One aspect of Idyllwild that helps maintain its small-village charm is the way commercial and residential activities get intermingled through both space and time. Upper North Circle Drive offers a good example.
Just across the street from ever-busy Café Aroma, stands dense forest surrounding two obviously old buildings. As Idyllwild’s first construction boom gained momentum in the early 1920s, Claudius Emerson sold the land to Arabella Bell of Pasadena. She and her husband, a professional botanist, were drawn to this forested property on Strawberry Creek, next to a 2-acre creekside strip designated as a “playground” (“campground” in today’s jargon).
The Bells built the two structures (and a pump house for their well) in 1922 and 1924. The building nearer the street was their carriage house, the more distant one a summer residence. The carriage house was designed so that a one-way driveway from North Circle curved into the building, which served as an automobile garage, then exited through a second door, eventually merging with the street a few doors down.
Dr. Bell set about converting the entire creekside property to shaded gardens crisscrossed with paths and filled with plants gathered worldwide. Frank Strong and George Dickinson were simultaneously opening their Fern Valley development just upstream, so the Bells adopted the name “Fern Valley Gardens,” which would prevail for 65 years.
As the Bells aged, they hired Lloyd Wood, later Idyllwild’s postmaster, as caretaker. Arabella died in the early 1960s, leaving the property to the “City of Idyllwild,” a nonexistent entity. Local sculptor Lora Steere, a moving spirit in creating the Idyllwild School of Music and the Arts, prevailed upon Bell’s executor to interpret “City of Idyllwild” broadly enough for ISOMATA to receive the property.
ISOMATA board member Ann Benedict, in turn, bought Fern Valley Gardens to benefit the school and to preserve the property. Privately christened “Timberlite” for the unique lighting afforded by its overhanging forest, it became a second home for her. But eventually the gardens went untended and vegetation overgrew the trail network.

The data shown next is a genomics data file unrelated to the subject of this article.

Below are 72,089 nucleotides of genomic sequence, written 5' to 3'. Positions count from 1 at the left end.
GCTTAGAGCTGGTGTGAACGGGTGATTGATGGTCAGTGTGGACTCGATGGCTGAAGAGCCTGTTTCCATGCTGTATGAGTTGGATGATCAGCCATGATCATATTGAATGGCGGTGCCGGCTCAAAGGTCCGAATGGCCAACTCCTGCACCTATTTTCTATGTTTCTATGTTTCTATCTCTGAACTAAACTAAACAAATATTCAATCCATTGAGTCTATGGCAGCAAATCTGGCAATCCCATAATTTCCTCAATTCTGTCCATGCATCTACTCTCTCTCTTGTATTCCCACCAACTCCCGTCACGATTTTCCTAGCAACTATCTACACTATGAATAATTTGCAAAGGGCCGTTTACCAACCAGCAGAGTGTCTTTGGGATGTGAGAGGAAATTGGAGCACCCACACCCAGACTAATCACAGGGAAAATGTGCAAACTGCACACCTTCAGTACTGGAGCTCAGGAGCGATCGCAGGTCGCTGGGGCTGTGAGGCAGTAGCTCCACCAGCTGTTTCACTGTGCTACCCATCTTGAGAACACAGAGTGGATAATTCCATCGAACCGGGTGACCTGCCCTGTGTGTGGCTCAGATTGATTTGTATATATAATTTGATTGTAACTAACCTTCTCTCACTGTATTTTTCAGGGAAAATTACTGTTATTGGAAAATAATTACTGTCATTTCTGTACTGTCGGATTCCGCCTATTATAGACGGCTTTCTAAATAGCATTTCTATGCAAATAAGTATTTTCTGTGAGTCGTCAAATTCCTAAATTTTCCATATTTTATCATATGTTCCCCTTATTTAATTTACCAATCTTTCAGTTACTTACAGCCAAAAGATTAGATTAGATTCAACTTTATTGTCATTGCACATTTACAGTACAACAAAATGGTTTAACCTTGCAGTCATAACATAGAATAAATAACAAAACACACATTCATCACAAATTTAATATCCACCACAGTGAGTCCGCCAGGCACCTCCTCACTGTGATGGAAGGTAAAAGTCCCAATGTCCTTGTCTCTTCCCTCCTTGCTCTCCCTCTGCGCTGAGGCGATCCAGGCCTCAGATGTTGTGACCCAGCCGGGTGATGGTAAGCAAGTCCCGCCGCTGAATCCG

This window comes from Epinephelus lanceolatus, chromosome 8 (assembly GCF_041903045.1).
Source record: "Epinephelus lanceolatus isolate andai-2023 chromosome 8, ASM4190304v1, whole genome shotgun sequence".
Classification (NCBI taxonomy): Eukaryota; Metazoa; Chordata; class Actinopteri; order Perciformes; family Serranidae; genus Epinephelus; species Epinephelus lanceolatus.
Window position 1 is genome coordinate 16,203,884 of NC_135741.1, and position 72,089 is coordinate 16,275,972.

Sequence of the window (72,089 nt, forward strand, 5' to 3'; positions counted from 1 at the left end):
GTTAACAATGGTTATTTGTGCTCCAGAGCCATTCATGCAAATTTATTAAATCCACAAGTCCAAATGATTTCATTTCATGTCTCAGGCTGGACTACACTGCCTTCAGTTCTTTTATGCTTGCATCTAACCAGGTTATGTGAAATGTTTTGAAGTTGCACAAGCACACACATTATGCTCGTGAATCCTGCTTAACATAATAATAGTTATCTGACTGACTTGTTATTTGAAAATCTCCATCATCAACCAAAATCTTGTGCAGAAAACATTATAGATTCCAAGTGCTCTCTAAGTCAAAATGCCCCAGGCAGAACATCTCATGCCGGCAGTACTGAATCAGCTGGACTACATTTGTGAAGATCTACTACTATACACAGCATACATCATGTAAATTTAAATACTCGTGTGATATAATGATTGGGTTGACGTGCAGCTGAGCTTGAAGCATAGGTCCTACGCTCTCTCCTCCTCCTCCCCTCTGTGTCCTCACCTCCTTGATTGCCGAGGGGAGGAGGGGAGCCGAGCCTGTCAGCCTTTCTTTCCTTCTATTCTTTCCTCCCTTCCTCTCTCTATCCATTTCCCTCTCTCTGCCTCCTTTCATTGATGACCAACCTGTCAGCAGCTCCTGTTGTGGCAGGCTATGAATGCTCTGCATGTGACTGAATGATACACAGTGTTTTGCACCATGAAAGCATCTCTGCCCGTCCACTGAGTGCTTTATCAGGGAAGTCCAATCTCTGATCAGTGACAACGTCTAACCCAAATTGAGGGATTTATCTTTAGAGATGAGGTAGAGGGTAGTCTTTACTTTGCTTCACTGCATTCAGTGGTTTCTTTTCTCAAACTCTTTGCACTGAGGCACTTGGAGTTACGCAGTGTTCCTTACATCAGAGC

Serial owners subsequently commercialized Fern Valley Gardens, housing arts and crafts shops, before Mitchell Susnar sparked its renaissance in 1987. Restoring the gardens to award-winning quality, he meticulously remodeled both buildings, recycling original pine boards from the 1920s construction. The project suffered a tense moment when workers excavating the basement detected a foul odor — a prior owner had been murdered, after all — but its source proved to be merely a freshly expired raccoon.
Susnar also bestowed a new name, “The Epicurean,” taken from his Florida restaurant, upon the resulting wine, cheese and household furnishings emporium. That shop’s short but illustrious life ended in 1990. Temporarily housing a bookstore, the place was bought by Charles and Kirsten Marvin. They reopened The Epicurean as an eclectic gourmet foods, decorative arts and apparel shop that lasted through the 1990s.
After the Marvins sold it, the property sat idle until 2010, when it acquired yet another identity, now occupied full-time as the private residence of well-known locals Barnaby and Anne Finch.